Legendary lock Victor Matfield has described Johann van Graan as “one of the great young coaches in South Africa” and believes that he will be part of the Springboks set-up in the future.
Van Graan took over at Munster following the departure of Rassie Erasmus in 2017 and has helped maintain the Limerick outfit’s status amongst the European elite, despite a lack of silverware.
The 41-year-old has come under increasing pressure in recent times, however, due to the Irish province’s disappointing performances.
Although Van Graan is arguably facing his most difficult time as Munster’s boss, Matfield has backed him to overcome the current struggles, make a success of his next role and eventually be part of the Bok set-up.
Grown a lot
“He’s grown a lot and I think he’s one of the great young coaches in South Africa that will come back at some stage and hopefully coach the Springboks,” the South African great said on SuperSport.
Munster are in a good position in both the United Rugby Championship and Champions Cup, but they have been difficult to watch over the past few weeks.
The Irish province have generally ground out victories this season, while they were heavily criticised following their loss to Connacht.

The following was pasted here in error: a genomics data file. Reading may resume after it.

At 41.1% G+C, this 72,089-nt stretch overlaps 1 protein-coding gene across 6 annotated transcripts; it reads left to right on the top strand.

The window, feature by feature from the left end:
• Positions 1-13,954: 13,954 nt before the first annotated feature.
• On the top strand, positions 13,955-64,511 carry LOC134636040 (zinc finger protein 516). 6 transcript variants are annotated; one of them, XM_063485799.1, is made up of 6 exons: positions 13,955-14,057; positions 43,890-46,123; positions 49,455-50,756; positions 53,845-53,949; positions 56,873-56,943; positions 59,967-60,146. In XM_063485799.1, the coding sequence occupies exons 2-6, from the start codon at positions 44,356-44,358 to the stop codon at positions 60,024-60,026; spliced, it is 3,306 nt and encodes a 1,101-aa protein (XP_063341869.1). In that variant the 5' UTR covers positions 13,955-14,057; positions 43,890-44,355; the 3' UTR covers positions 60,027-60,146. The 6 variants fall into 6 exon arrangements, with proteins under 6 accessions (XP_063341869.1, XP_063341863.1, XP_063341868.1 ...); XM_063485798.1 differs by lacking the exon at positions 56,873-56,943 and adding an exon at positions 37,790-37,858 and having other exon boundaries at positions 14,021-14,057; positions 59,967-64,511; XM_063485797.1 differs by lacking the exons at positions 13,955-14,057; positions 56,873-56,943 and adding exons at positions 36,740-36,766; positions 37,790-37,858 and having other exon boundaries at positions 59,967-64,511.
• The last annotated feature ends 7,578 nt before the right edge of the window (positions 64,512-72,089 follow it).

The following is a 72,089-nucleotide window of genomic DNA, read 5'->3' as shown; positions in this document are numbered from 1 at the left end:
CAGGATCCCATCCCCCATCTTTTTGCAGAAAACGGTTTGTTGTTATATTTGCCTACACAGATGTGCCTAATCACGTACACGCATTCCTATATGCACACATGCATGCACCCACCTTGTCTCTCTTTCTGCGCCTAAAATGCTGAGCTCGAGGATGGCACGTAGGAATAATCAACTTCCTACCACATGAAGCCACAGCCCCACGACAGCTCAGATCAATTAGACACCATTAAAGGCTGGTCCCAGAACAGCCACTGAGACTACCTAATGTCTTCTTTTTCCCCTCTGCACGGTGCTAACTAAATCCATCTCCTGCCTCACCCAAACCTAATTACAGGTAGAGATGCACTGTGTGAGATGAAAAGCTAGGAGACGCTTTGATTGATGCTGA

Van Graan’s men are struggling to find that forward dominance and consistent front foot ball, but Matfield believes that they have been hampered by injuries to key players.
“I spoke to Johann van Graan and, for him, it’s very difficult,” he said.
“For him, his pack is very important; his tight five. So, he brought in RG Snyman, he brought in (Jason) Jenkins – both of them out. So, there’s two big South African guys that he thought were going to give him that power game, especially the way he wants to play, not there.
“So, he’s not getting that go-forward from that tight five that he was thinking he would get. So (it is) very difficult at the moment.”
Matfield also revealed a key reason for Van Graan leaving Munster to go to Premiership strugglers Bath.
The men from Limerick have failed to truly compete with the might of Leinster over the past few years, which is in part due to their hands being tied in a few areas.
“Look, he feels bad because he really enjoyed his time at Munster. He loves the people there. But he said it’s very difficult, he said all the great players go to Leinster,” Matfield added.
“So, he has to compete (with them), he comes second in every competition but he doesn’t win trophies. Leinster have got this amazing team. And again, financially, he’s trying to (sign) the guys from outside to make a difference.
“The local players, most of them, go to Leinster. So, it’s very hard.
“Going to Bath he will get opportunities to build a squad, and that’s what he likes. He wants to build a squad, get people in, get something for four, five, six years and build something amazing in Bath.”